When substituting for salt in a recipe: for each teaspoon of salt, use 2 teaspoons of shio-koji.
Below are some recipes from our supplier which may help
Ingredients : 2 Cucumbers (200g)
10-15 Mini tomatoes (200g)
2-3 Eggplants (200g)
3-6 Tbsp Shiokoji (10% of vegetables used)
Green perilla (Aoziso) shreds
1. Wash cucumber with salt. Peel the cucumber skin partially and bruise it with a wooden spoon (this will allow the sauce to be absorbed). Cut cucumbers and eggplants into 4cm pieces and mini tomatoes in half.
2. Add 1~2 Tbsp of shiokoji to each vegetable separately and mix it well. Leave it for 30min. (If in refrigerator you can leave it to marinate for one hour to a day.)
3. Serve on plate and top with green perilla shreds.
Ingredients: 2 Chicken thighs (500g)
3-4 Tbsp Shiokoji
(10% of the amount of chicken)
1 tsp Salad oil
1 tsp Grated black pepper
Baby leaf, chicory
1. After trimming excess skin, cover shiokoji over the chicken and leave it to marinate for more than 30 min. If you want to leave it for 1-2 days, wrap chicken in cellophane and store in refrigerator.
2. Absorb excess moisture of the chicken with a paper towel and sprinkle grated black pepper. Heat a frying pan to medium heat and drizzle salad oil into the pan. Place the chicken in pan (skin side should be on the bottom) and grill for 5-6min or until brown colored (remove excess chicken oil with a paper towel).
3. Flip and cook for 4min or until chicken is cooked.
4. Place baby leaf or chicory in the plate and serve grilled chicken on it. If you like, add a little shiokoji on grilled chicken to taste.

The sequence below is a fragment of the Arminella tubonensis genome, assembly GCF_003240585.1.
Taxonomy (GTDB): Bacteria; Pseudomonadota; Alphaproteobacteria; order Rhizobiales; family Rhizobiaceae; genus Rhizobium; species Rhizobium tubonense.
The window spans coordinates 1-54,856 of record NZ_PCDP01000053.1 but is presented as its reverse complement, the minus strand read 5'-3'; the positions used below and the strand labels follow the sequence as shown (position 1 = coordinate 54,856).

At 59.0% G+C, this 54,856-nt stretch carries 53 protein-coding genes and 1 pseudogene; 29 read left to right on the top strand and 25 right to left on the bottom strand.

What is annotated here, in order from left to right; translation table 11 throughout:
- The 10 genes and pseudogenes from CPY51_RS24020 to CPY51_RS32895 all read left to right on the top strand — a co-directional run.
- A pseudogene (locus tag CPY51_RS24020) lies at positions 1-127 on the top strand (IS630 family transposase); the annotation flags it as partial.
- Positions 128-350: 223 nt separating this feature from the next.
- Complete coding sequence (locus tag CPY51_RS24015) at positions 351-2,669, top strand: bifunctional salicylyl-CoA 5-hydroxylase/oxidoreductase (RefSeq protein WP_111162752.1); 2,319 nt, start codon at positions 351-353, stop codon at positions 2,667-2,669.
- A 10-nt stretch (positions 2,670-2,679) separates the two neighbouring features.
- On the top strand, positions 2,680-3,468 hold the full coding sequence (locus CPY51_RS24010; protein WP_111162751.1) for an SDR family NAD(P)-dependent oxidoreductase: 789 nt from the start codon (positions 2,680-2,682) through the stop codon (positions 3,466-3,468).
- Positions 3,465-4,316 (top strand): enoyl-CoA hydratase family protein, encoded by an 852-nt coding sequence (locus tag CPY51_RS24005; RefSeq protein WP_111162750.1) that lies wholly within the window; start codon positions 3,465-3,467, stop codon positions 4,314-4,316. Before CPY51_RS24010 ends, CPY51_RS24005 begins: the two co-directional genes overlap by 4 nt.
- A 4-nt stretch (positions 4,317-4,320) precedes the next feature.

Shiokoji Kinpira; fried and simmerd root vegetable
Ingredients: 1 Gobo(burdock) (150g)
1/3 Carrot (50g)
1 Tbsp Sesame oil
2-3 Tbsp Shiokoji A
1 tsp Sugar
Shichimi pepper (seven flavor chili pepper)
1. Peel the gobo skin and slice into long strips. Soak sliced gobo in the water for 5 min. Slice carrot into long strips (skin doesn’t have to peel skin).
2. Heat a frying pan to medium heat and drizzle sesame oil into the pan. Add drained gobo and stir fry for 1min. After that add carrots and stir fry it together for 2-3 min.
3. Remove frying pan from heat and add A seasoning into the pan. Place the pan back onto heat and cook until the liquid is almost evaporated, using medium heat. Just before turning off the heat drizzle a small amount of sesame oil.
4. Serve on a plate and sprinkle Shichimi pepper.
Shiokoji Chicken ham
Ingredients: 2 Chicken thighs (400g)
3 Tbsp Shiokoji
1 tsp Sugar A
1/2 tsp Curry powder
1. Marinate chicken with A seasoning and wrap in cellophane. Leave in refrigerator for 6 hours to half day.
2. Remove cellophane and rewrap into a ham shape using new cellophane (skin side out). Tie ends with rubber bands.
3. Boil 2 liter of water. Then add the bar of chicken. Boil for 6 to 7 min. After boiling turn off the heat and let it shit for few minutes.
4. Slice into medallions and serve on the plate. Add baby leaf and drizzle shiokoji to taste.
Vegetable and Shiokoji Minestrone
Ingredients: 1/2 Onion (100g)
1/2 Celery (50g)
1 Yellow paprika (120g)
1 Tomato (200g)
4 Slice of bacon (60g)
1Tbsp Olive oil
Short pasta (50g)
2-3 Tbsp Shiokoji
4 cups of water
Salt and pepper
Celery leaf, shredded
1. Chop vegetables into 1.5 pieces.
2. Chop sliced bacon into 2cm pieces.
3. Heat the pan with medium heat and add olive oil. Cook bacon and add vegetables. Add pasta and seasoning. Close the lid and bring to boil.
4. Bring heat to low and cook for 12min. Season with salt and pepper.
5. Serve in a bowl and sprinkle shredded celery leaves.